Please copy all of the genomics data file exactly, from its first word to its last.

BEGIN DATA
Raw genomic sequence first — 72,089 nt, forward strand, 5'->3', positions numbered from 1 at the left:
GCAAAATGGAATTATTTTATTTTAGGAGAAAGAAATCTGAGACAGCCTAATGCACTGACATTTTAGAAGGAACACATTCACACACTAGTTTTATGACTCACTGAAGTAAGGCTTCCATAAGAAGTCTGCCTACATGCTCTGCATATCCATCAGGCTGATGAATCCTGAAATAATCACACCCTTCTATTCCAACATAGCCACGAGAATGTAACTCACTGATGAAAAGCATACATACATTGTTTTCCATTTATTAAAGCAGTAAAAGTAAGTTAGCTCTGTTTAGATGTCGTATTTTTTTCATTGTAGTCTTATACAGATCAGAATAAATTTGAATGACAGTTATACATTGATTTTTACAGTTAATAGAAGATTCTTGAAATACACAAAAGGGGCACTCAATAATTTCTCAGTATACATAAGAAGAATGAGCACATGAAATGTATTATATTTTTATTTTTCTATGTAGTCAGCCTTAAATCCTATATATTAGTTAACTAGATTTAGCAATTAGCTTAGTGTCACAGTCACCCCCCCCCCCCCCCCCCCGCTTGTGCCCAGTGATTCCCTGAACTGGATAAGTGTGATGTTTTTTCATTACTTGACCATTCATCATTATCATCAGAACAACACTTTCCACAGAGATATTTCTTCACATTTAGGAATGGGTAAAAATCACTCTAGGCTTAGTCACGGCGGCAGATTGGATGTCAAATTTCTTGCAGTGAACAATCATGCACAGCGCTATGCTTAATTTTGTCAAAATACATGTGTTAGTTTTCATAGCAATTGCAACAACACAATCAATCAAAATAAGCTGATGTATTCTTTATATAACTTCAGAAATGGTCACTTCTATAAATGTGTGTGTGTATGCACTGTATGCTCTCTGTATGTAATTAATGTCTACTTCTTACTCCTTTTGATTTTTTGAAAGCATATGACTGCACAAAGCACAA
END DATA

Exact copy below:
Raw genomic sequence first — 72,089 nt, forward strand, 5'->3', positions numbered from 1 at the left:
GCAAAATGGAATTATTTTATTTTAGGAGAAAGAAATCTGAGACAGCCTAATGCACTGACATTTTAGAAGGAACACATTCACACACTAGTTTTATGACTCACTGAAGTAAGGCTTCCATAAGAAGTCTGCCTACATGCTCTGCATATCCATCAGGCTGATGAATCCTGAAATAATCACACCCTTCTATTCCAACATAGCCACGAGAATGTAACTCACTGATGAAAAGCATACATACATTGTTTTCCATTTATTAAAGCAGTAAAAGTAAGTTAGCTCTGTTTAGATGTCGTATTTTTTTCATTGTAGTCTTATACAGATCAGAATAAATTTGAATGACAGTTATACATTGATTTTTACAGTTAATAGAAGATTCTTGAAATACACAAAAGGGGCACTCAATAATTTCTCAGTATACATAAGAAGAATGAGCACATGAAATGTATTATATTTTTATTTTTCTATGTAGTCAGCCTTAAATCCTATATATTAGTTAACTAGATTTAGCAATTAGCTTAGTGTCACAGTCACCCCCCCCCCCCCCCCCCCGCTTGTGCCCAGTGATTCCCTGAACTGGATAAGTGTGATGTTTTTTCATTACTTGACCATTCATCATTATCATCAGAACAACACTTTCCACAGAGATATTTCTTCACATTTAGGAATGGGTAAAAATCACTCTAGGCTTAGTCACGGCGGCAGATTGGATGTCAAATTTCTTGCAGTGAACAATCATGCACAGCGCTATGCTTAATTTTGTCAAAATACATGTGTTAGTTTTCATAGCAATTGCAACAACACAATCAATCAAAATAAGCTGATGTATTCTTTATATAACTTCAGAAATGGTCACTTCTATAAATGTGTGTGTGTATGCACTGTATGCTCTCTGTATGTAATTAATGTCTACTTCTTACTCCTTTTGATTTTTTGAAAGCATATGACTGCACAAAGCACAA